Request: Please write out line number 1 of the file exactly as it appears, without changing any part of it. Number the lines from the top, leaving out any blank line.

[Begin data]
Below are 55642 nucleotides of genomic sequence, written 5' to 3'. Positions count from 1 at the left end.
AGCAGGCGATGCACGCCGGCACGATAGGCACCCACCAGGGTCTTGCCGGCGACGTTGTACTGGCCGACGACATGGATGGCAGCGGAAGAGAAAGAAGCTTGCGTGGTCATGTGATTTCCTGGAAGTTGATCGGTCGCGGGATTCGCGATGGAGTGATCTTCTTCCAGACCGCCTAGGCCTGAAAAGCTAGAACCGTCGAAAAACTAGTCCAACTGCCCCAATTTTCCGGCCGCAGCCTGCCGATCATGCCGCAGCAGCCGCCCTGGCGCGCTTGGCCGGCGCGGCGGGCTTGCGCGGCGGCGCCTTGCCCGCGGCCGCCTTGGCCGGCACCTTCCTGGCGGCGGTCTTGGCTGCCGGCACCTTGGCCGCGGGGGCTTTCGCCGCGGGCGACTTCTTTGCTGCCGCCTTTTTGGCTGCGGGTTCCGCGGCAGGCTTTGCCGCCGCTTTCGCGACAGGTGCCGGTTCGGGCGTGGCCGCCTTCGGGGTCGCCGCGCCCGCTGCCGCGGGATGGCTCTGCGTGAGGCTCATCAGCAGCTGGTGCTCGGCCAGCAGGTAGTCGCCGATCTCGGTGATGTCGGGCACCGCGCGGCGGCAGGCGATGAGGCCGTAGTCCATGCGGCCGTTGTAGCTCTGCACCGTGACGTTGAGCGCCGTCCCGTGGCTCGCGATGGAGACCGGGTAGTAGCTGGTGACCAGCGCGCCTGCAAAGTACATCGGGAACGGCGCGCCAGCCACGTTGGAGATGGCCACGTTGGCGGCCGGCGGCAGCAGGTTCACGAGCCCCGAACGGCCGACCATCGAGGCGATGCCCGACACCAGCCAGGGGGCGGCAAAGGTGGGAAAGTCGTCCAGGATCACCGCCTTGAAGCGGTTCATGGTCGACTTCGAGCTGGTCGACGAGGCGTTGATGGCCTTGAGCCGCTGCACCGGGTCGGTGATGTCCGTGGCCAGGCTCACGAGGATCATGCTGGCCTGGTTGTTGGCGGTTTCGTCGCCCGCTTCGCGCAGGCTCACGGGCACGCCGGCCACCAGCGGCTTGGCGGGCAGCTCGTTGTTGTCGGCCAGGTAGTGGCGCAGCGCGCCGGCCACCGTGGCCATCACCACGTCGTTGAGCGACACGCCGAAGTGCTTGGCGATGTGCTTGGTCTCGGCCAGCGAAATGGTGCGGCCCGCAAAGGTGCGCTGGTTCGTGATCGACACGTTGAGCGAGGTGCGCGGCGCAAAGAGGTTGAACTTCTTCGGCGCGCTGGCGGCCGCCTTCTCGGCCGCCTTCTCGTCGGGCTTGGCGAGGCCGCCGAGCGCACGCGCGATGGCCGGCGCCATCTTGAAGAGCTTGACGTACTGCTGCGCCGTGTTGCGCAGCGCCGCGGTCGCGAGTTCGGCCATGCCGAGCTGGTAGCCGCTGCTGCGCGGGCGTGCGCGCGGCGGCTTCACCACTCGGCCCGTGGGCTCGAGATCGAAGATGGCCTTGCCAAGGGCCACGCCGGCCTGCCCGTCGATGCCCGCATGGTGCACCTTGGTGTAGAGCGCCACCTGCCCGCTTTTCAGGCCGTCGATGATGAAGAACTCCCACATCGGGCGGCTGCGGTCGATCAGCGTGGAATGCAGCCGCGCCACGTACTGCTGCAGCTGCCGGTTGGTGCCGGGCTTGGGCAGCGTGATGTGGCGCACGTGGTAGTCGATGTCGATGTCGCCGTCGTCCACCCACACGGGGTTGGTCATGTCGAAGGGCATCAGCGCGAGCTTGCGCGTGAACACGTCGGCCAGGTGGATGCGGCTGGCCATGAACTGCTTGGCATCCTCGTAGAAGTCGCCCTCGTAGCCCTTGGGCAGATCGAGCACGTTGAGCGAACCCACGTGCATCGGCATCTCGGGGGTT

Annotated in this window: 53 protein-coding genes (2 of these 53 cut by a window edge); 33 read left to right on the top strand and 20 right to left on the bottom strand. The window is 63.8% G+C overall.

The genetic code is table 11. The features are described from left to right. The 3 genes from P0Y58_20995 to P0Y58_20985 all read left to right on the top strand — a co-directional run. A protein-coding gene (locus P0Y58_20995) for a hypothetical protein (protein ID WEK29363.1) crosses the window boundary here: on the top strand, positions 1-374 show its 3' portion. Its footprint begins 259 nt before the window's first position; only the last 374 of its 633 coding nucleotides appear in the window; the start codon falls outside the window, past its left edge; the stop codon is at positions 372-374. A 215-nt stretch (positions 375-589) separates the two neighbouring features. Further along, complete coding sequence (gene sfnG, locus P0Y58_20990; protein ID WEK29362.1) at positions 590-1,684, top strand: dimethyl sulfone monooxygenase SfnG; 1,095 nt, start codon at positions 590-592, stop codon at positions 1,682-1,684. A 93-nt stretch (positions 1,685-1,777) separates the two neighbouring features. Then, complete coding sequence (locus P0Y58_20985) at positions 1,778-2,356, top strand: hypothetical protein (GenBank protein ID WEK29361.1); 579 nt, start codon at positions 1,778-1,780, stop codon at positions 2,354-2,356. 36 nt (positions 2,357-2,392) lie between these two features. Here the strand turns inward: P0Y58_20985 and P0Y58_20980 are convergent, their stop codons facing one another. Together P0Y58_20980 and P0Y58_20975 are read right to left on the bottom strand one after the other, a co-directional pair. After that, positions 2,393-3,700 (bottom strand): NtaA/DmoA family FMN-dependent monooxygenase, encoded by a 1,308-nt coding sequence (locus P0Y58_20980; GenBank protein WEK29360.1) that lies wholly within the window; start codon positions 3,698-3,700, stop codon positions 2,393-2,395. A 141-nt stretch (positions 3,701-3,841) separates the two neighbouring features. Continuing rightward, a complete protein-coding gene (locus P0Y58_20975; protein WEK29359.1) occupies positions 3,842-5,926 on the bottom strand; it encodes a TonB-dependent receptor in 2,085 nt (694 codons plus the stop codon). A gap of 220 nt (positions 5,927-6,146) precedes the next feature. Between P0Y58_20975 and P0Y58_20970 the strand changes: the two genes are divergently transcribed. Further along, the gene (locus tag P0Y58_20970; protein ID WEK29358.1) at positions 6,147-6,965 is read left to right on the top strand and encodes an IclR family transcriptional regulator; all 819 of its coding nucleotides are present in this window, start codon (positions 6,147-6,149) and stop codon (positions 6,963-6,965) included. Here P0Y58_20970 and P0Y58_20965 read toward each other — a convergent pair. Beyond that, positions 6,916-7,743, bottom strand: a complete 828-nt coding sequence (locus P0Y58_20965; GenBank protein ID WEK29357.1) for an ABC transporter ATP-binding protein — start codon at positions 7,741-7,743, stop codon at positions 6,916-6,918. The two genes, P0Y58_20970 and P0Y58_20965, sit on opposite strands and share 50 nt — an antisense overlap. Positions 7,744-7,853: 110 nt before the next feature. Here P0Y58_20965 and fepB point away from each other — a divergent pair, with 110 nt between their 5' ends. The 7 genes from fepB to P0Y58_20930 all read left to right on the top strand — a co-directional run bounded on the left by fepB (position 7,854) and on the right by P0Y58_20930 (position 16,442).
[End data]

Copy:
Below are 55642 nucleotides of genomic sequence, written 5' to 3'. Positions count from 1 at the left end.